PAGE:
“Recent days have shown me that the times when we could rely completely on others are over to a certain extent,” Merkel said. “We also know that we Europeans must really take our fate into our own hands. . . . It became clear at the G7, when there was no agreement with the USA, how long and rocky this path would be. I think it was good not to gloss over the differences,” she added.
German Chancellor Angela Merkel and Bavarian premier Horst Seehofer
sit in a beer tent, May 28, 2017 | Sven Hoppe/AFP via Getty Images
Most of her colleagues west of the Danube would agree. In fact, new French President Emmanuel Macron practically armed wrestled the always aggressive Trump and later declared:
"Donald Trump, the Turkish president or the Russian president see relationships in terms of balance of power. That doesn't bother me. I don't believe in diplomacy by public abuse, but in my bilateral dialogues. I won't let anything pass.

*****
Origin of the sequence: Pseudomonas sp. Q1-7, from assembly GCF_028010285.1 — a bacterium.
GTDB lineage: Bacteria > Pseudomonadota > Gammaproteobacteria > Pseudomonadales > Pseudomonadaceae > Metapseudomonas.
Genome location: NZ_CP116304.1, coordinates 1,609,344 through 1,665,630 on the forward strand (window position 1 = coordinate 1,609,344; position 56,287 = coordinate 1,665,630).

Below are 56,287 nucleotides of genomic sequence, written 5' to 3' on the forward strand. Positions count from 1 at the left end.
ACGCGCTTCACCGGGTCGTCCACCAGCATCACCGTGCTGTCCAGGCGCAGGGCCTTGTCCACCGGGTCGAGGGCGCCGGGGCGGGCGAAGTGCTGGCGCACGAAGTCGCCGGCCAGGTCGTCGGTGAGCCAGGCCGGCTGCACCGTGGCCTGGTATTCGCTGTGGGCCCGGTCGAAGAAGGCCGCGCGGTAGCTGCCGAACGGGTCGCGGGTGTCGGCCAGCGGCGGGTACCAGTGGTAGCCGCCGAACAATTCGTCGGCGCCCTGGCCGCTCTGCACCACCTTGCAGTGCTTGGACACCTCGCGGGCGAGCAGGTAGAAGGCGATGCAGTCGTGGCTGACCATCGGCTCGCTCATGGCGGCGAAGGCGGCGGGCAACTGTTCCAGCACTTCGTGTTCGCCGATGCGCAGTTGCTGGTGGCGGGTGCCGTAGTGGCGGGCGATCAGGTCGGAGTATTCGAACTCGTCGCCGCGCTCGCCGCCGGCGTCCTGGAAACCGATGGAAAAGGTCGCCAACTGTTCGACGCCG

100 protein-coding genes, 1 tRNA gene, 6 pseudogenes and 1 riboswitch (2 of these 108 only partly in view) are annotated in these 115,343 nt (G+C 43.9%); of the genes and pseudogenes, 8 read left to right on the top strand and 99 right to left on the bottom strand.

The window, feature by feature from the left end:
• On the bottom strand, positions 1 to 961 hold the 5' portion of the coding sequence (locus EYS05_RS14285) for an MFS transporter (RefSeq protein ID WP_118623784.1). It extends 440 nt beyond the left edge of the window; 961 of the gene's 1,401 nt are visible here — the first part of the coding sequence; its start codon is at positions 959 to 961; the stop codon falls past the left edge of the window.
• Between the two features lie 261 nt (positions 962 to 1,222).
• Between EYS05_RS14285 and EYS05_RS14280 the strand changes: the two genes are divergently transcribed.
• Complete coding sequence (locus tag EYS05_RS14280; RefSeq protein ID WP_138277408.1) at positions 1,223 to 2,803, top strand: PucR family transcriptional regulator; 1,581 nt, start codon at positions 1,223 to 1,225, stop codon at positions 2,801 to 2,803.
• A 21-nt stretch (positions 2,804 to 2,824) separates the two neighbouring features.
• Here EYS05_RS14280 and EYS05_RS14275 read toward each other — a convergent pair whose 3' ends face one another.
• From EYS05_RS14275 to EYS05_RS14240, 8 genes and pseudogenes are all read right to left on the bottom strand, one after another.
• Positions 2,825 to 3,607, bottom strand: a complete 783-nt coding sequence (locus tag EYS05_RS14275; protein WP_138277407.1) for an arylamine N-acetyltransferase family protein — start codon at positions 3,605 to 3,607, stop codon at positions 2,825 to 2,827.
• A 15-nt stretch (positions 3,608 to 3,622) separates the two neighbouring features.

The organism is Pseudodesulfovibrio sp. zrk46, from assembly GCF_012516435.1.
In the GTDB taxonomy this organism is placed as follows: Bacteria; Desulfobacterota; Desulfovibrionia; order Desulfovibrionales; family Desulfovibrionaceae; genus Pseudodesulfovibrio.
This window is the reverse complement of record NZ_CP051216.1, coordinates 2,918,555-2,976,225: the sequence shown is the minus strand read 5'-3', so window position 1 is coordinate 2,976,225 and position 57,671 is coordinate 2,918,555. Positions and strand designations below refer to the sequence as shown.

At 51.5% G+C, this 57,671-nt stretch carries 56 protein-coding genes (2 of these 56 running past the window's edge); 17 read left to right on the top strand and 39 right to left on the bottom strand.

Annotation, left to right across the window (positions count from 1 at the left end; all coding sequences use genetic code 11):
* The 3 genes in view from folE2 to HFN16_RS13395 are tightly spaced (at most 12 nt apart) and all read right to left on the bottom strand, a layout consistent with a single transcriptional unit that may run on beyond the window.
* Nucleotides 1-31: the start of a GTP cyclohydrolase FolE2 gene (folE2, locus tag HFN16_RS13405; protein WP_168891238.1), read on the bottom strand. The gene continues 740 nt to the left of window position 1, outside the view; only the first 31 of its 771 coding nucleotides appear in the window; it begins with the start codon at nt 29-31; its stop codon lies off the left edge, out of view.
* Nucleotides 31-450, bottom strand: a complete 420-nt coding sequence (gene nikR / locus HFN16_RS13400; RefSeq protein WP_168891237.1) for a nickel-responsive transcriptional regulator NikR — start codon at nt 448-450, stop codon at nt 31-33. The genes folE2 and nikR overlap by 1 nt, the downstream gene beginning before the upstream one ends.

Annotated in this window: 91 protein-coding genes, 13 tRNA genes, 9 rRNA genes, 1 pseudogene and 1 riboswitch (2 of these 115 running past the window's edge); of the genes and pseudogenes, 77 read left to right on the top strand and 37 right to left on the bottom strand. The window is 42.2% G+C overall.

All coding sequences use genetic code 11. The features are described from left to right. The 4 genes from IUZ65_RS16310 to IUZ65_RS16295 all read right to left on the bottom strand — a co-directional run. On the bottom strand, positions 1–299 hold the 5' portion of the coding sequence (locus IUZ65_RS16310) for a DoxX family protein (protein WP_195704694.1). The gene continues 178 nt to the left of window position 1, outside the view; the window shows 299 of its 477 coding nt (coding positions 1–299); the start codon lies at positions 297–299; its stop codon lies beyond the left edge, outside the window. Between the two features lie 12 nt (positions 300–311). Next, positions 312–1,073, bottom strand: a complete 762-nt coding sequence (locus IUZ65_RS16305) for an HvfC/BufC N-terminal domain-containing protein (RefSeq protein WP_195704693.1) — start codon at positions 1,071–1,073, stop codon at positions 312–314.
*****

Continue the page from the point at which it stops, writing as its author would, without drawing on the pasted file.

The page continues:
He said that a leader must show that they will not ‘make small concessions, even symbolic ones’ or over publicize their achievements."
|President Donald Trump shakes hands with French President Emmanuel|
Macron during a meeting in Brussels, May 25, 2017 | Evan Vucci/AP
Chancellor Merkel is campaigning. Trump is highly disliked by the German public and its elites. Her opponent, a social democrat, makes attacking Trump one of his main campaign strategies. Trump is seen as somewhere between dangerous or a buffoon in the capitals of Europe. Of course, like in America, there are blocs of nationalist leaders and publics that identify with his views. But, they are not dominant in the West.
The upshot of this awakening is that American foreign policy objectives that even slightly misalign with European interests could come in for condemnation, including in the U.N. Security Council. Also, expect Europe, especially Germany, as Merkel articulated, to start thinking seriously about an independent defense – indeed Trump is helping make NATO obsolete.
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